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EDITORIAL: The right filibuster
Question of the Day
Opponents of the Supreme Court nomination of Judge Sonia Sotomayor can take heart. Conservative leaders have found a constructive way to talk about a potential filibuster that's fully in accordance with Senate tradition. It's an approach worth considering if Senate Democrats try to ram through the nomination without adequate debate.
More than 120 conservative leaders outlined their idea in a letter to be delivered today to all Republican senators. The effort was organized by Manuel Miranda of the Third Branch Conference, an umbrella group concerned about judicial nominations. The high-toned letter, obtained in advance by The Washington Times, calls for a "great debate" on the nomination -- not just within the Senate Judiciary Committee, but by the full Senate -- for the public's benefit.
The point, the letter says in so many words, is not personal destruction, but edification. The goal is to explain "the consequences of the two distinct judicial approaches to the Constitution, to our national character and to the lives of our children." It is an "extraordinary educable moment that a Supreme Court confirmation process represents." The public should beware "judicial nominees who will allow personal feeling and personal background to color their judgment with empathy for particular classes of litigants."
The key, and welcome, contribution of the letter is to distinguish between a "Democratic filibuster" and a "traditional filibuster." The former, a derailment of American tradition, uses a minority of the Senate to kill a federal court nomination. Mr. Miranda explains that the latter, with a rich and honorable history, is "intended to allow Senators sufficient time to inform themselves and to debate a matter before bringing something to a final vote."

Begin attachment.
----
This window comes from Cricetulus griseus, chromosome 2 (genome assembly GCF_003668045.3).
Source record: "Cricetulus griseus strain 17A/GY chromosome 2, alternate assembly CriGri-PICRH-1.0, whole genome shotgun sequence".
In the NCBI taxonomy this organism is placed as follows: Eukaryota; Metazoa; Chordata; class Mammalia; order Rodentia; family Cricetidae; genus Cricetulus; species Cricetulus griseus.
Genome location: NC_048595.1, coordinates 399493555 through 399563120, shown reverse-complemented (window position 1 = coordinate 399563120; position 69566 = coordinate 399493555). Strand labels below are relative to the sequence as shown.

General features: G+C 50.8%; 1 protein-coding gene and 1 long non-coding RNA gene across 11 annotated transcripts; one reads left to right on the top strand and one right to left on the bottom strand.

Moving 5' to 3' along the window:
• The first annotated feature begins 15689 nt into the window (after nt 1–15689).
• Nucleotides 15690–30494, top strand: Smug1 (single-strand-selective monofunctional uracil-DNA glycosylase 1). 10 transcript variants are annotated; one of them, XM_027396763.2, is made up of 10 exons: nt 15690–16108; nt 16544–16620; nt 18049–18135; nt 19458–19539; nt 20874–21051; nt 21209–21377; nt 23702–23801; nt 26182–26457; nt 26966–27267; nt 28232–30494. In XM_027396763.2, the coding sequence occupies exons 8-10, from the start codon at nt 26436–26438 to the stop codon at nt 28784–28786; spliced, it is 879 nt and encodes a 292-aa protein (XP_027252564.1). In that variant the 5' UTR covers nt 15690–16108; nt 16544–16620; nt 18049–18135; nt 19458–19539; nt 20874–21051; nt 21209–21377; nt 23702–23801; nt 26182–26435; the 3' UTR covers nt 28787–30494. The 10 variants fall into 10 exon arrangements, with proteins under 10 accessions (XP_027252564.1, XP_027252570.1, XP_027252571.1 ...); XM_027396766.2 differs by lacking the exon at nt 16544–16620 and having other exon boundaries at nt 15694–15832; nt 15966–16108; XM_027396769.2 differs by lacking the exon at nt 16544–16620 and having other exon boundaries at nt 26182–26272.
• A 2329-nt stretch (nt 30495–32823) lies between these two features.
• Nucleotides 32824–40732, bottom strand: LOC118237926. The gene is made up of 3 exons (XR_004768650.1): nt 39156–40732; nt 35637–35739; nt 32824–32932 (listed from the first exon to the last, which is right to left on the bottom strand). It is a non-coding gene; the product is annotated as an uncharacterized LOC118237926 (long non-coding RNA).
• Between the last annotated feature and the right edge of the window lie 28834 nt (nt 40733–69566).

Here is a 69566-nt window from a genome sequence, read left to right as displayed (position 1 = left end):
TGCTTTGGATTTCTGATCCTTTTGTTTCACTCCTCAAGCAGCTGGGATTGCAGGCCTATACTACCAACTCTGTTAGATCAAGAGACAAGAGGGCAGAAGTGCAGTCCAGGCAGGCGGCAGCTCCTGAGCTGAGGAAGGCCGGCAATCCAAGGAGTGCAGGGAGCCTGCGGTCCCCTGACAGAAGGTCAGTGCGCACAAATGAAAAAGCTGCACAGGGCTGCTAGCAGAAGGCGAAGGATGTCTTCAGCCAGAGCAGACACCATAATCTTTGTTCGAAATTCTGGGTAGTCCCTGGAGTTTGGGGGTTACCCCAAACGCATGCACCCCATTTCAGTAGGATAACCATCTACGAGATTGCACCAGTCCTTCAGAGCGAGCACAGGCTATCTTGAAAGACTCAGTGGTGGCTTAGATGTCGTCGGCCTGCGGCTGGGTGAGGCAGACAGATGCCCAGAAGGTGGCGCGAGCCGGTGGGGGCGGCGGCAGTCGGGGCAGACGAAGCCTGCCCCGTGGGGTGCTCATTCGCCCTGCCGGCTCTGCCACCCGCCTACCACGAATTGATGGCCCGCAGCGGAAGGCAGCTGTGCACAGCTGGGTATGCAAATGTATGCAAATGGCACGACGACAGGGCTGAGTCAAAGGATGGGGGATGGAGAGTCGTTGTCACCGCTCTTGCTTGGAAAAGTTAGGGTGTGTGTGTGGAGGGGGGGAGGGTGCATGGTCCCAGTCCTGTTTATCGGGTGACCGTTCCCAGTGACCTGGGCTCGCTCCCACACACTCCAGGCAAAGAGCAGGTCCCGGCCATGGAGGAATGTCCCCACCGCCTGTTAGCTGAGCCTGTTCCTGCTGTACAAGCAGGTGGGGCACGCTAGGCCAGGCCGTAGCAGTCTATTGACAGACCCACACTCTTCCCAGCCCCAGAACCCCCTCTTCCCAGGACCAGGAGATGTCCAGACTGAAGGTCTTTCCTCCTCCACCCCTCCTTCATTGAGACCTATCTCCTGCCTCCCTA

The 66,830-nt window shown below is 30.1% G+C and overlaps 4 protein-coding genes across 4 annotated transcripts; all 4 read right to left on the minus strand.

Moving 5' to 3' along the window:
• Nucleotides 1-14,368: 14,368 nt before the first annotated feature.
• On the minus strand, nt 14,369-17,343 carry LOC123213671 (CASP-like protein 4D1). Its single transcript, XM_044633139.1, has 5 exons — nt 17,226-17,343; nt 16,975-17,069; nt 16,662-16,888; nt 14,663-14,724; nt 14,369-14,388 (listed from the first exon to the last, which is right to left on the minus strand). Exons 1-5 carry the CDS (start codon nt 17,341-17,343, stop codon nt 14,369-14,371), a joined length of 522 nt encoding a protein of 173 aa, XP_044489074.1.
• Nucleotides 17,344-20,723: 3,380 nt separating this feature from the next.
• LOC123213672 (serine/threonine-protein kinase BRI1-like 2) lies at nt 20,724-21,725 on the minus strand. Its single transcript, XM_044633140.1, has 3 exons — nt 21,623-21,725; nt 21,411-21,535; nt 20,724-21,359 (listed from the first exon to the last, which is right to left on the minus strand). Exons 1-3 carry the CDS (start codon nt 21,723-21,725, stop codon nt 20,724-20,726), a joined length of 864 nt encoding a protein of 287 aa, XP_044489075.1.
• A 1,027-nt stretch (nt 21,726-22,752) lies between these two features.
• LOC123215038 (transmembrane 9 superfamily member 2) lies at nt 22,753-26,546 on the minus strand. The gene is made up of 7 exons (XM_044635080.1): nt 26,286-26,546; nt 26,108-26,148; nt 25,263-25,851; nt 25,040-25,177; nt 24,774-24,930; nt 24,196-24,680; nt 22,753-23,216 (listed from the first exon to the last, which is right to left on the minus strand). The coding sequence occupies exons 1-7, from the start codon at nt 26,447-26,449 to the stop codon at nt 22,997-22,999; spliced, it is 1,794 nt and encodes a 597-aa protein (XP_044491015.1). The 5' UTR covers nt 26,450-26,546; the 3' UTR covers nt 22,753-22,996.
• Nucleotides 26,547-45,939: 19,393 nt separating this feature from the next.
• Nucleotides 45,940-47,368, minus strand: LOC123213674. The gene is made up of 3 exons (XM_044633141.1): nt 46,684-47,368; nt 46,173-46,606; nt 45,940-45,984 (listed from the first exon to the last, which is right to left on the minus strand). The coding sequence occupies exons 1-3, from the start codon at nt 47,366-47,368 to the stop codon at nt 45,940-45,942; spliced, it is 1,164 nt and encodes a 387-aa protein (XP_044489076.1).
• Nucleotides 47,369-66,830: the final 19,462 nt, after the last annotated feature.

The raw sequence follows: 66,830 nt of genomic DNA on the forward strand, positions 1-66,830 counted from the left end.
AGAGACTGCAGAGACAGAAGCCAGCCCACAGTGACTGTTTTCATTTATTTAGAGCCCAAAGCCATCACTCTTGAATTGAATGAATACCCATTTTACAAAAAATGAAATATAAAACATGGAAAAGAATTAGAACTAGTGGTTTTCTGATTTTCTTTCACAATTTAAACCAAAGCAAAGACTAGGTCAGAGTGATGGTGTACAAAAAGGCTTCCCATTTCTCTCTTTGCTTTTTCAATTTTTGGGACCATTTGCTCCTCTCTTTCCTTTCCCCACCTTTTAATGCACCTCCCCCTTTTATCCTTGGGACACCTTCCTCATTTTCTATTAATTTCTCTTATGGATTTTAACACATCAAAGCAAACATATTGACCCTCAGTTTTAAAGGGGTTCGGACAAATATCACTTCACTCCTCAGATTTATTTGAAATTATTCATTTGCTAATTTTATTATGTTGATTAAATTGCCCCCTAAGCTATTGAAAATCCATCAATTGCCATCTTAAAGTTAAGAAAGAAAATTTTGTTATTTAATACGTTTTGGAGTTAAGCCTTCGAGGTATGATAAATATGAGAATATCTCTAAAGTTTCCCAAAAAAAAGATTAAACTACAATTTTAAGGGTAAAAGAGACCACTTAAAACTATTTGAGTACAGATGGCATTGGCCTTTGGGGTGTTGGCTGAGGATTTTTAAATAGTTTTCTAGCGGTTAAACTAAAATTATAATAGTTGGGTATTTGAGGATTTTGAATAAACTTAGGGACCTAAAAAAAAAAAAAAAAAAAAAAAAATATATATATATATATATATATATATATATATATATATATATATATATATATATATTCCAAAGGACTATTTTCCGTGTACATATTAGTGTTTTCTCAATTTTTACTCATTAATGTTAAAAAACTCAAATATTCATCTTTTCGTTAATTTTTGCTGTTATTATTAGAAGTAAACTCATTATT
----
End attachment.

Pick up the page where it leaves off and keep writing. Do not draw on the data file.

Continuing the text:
In other words, if Senate Democrats try to cram the nomination down Republican throats, conservatives and moderates of both parties should tell the Democratic leaders to cool it. A lifetime appointment to the highest court in the land merits calm deliberation, not hurried and harried political power plays.
The traditional filibuster would extend debate for a while but with the full expectation of allowing a "final vote" rather than stifling votes as the Democrats first did to Republican appeals court nominee Miguel Estrada in 2003. (Times editorial writer Quin Hillyer was the first in print to broach this traditional sort of filibuster in a May 29 column in the American Spectator.) Unlike Democratic filibusters, the traditional filibuster does not permanently undermine a president's prerogative to appoint well-qualified people to the bench.
There is much in Judge Sotomayor's record, on matters of race, property rights and gun rights, to give pause to any thoughtful person. That's why the Senate would be justified, if needed, in pausing before a final vote.
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